Help us bring up-to-date Yiddish language learning to more students than we ever dreamed possible
Help us launch a new plan to aid Yiddish language teachers in improving their Yiddish and their skillset for teaching it.
When the Yiddish Book Center began teaching Yiddish more than forty years ago, no one could have imagined that demand for Yiddish classes would explode so dramatically. In recent years—and especially since the start of the pandemic—enrollment in Yiddish classes has skyrocketed. Almost half a million people have signed up to learn Yiddish using a new Duolingo app.
Rising demand poses two fundamental challenges, however. First, students need a textbook and learning materials that are the equal of those used for other modern languages—something major publishing houses have shown little interest in producing. Second, most of today’s Yiddish teachers are not native speakers, and few have had formal training in teaching a foreign language.
Fortunately, for the past decade—before COVID was on anyone’s radar—the Yiddish Book Center has been laying the groundwork to meet both these challenges. In 2012 we launched a Yiddish Language Institute and hired a young scholar named Asya Vaisman Schulman as its director. Asya was born in Czernowitz (now Chernivtsi), the Ukrainian city where, almost a hundred years before, international delegates first declared Yiddish “a national language of the Jewish people.” After spending her early childhood in Moscow she moved with her family to the United States and quickly learned English and Yiddish. For her bas mitzvah project she created an early online Yiddish dictionary. She raced through Barnard in three years, earned a PhD in Yiddish at Harvard, and honed her teaching skills at Harvard and Indiana before joining the staff of the Yiddish Book Center.
When Asya arrived here, her top priority was the creation of a new Yiddish textbook. At the time, the most widely used textbook was Uriel Weinreich’s College Yiddish, which first appeared in 1949. Other, more contemporary volumes had come out since, but what Asya had in mind was something altogether different: a state-of-the-art, multimedia textbook based in a “communicative approach” that would totally revolutionize the field.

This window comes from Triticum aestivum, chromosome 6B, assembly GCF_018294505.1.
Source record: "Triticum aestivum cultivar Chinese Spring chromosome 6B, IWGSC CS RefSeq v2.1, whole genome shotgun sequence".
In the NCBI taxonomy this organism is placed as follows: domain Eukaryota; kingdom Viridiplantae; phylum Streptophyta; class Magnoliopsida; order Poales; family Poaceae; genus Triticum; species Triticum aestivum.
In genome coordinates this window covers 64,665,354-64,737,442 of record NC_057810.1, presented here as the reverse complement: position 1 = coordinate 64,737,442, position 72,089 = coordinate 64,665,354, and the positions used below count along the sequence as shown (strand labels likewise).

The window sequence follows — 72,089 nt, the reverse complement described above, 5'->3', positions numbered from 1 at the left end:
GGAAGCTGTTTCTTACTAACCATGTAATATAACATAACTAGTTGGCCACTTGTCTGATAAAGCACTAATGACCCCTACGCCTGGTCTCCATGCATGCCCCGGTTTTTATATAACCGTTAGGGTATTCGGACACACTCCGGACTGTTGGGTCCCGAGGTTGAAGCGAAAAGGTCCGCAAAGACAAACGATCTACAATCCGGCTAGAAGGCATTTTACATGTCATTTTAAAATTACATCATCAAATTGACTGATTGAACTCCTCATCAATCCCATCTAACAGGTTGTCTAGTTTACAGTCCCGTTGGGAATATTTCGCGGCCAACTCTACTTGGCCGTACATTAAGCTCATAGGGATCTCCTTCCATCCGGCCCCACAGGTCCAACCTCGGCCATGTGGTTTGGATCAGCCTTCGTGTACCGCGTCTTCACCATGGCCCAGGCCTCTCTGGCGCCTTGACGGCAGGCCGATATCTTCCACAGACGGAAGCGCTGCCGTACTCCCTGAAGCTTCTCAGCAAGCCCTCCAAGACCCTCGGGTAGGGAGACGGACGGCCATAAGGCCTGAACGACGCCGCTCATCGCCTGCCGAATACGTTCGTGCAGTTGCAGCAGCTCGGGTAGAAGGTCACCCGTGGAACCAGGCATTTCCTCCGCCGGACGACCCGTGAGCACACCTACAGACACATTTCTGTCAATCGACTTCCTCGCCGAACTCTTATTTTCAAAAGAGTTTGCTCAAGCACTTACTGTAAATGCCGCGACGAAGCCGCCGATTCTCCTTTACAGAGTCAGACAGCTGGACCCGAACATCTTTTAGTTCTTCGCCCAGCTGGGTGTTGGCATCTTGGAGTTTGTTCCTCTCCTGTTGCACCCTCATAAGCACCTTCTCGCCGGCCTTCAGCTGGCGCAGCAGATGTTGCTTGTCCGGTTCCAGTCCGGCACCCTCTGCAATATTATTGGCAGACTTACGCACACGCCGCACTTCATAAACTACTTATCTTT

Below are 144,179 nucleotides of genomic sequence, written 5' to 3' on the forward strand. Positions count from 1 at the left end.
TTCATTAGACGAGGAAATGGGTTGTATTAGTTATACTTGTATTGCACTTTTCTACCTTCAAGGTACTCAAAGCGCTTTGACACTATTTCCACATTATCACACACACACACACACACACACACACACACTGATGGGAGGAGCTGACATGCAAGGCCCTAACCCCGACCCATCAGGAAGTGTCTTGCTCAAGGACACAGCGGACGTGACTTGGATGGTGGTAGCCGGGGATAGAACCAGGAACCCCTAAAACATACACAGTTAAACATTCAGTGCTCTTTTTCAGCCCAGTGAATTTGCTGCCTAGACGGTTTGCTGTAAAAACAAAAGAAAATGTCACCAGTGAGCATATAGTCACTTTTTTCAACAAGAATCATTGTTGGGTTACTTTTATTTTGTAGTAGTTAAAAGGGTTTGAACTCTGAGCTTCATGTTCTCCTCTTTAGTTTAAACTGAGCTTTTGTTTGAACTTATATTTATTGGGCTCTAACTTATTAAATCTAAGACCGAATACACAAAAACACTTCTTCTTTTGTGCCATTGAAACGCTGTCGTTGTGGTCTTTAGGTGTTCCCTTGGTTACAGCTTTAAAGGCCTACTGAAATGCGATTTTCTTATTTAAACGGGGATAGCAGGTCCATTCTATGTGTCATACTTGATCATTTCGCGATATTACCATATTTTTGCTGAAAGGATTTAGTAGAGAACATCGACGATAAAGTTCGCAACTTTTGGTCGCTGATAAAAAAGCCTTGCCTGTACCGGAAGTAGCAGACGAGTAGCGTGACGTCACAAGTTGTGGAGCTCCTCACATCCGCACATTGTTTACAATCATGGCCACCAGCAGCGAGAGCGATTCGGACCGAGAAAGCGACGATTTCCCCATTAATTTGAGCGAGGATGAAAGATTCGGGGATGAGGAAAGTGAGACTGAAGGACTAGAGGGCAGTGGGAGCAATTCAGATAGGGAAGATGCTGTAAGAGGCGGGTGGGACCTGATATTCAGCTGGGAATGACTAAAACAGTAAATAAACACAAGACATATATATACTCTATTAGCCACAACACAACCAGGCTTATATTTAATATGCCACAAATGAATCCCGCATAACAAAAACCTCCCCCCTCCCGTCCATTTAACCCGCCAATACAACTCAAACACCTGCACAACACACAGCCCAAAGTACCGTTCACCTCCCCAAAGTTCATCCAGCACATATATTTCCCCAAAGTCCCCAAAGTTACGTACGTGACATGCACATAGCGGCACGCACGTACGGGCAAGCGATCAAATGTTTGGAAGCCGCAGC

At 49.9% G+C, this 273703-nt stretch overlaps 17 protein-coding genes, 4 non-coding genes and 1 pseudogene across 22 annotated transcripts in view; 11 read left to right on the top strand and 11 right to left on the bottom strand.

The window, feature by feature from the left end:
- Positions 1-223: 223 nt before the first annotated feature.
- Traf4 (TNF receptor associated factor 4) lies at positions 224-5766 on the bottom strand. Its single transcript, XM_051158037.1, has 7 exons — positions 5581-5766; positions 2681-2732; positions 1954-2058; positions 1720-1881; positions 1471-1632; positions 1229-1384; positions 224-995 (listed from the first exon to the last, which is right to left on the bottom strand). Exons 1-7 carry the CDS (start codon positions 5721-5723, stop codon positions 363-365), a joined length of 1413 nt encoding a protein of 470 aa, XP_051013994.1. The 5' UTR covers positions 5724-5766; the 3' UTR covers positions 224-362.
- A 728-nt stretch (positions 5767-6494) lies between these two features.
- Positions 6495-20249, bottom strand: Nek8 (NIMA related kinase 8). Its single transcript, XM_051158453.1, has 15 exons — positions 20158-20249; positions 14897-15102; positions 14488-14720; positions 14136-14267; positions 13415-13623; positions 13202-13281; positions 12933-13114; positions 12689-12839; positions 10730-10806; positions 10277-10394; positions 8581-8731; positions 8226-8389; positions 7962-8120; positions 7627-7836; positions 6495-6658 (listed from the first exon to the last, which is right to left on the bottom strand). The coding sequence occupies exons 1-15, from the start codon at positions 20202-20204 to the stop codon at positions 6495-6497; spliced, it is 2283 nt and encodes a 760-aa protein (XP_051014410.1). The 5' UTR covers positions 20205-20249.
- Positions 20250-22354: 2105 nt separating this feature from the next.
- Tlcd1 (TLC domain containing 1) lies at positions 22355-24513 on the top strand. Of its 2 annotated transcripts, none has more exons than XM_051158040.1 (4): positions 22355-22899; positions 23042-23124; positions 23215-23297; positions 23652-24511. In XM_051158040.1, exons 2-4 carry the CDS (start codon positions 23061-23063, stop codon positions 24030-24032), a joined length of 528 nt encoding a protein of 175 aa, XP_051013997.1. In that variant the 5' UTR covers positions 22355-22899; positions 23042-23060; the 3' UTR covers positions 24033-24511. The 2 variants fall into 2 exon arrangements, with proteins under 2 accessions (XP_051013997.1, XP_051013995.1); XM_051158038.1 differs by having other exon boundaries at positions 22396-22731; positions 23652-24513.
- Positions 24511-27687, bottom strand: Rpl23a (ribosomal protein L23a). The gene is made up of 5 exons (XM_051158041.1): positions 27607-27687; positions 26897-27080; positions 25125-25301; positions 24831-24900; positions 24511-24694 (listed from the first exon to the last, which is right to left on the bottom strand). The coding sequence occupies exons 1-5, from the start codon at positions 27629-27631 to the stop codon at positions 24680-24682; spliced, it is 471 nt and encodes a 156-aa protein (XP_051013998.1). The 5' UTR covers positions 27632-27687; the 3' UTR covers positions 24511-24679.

It took eight years for Asya, Jordan Brown, Mikhl Yashinsky, and a team of fellows to complete In eynem: The New Yiddish Textbook. Published by the Center’s White Goat Press in August 2020—five months into the pandemic—the colorful, two-volume work took the Yiddish world by storm. An initial printing of 1,000 copies sold out in a matter of months and received a Textbook Excellence Award from the Textbook and Academic Authors Association. “I've seen a lot of foreign language textbooks over the years,” said one of the judges, “but this one was so engaging that I had a hard time putting it down. It’s the best marriage of authentic language and culture (both day-to-day and high culture) I’ve seen in a foreign language textbook.”
Now in its third printing, In eynem (the title means “All Together”) has been adopted by Yiddish classes at Harvard, Yale, Columbia, the University of Chicago, McGill, the University of Toronto, colleges in Poland, Sweden, England, and Israel, and in many classes at YIVO, the Workers Circle, and other organizations.
With In eynem successfully launched, we now face the second and even greater challenge. Like everyone else, our initial response to increased demand was to recast our own Yiddish offerings online. Effective language learning, however, works best in small, interactive classes, and even with online sessions we realized that we could accommodate only a small percentage of the growing numbers who wanted to attend. That’s when we decided that the best solution was to do for Yiddish language learning what you had already helped us do for Yiddish literature and translation: to leverage our efforts by teaching teachers who, in turn, could teach students of their own.
In other languages it might not matter that your teacher wasn’t a native speaker. If, for example, you were studying French with a non-native speaker you could make up for it by spending a few months in Paris or the south of France. The only comparable option for Yiddish immersion might be a Hasidic enclave in Boro Park or Monsey where Yiddish is widely spoken but outsiders are less than welcome.
That makes it all the more important that Yiddish teachers in colleges and universities speak the language really well, since theirs is the only Yiddish their students are likely to hear. No one knows this better than the teachers themselves, many of whom are eager to improve their own Yiddish and their skillset for teaching it.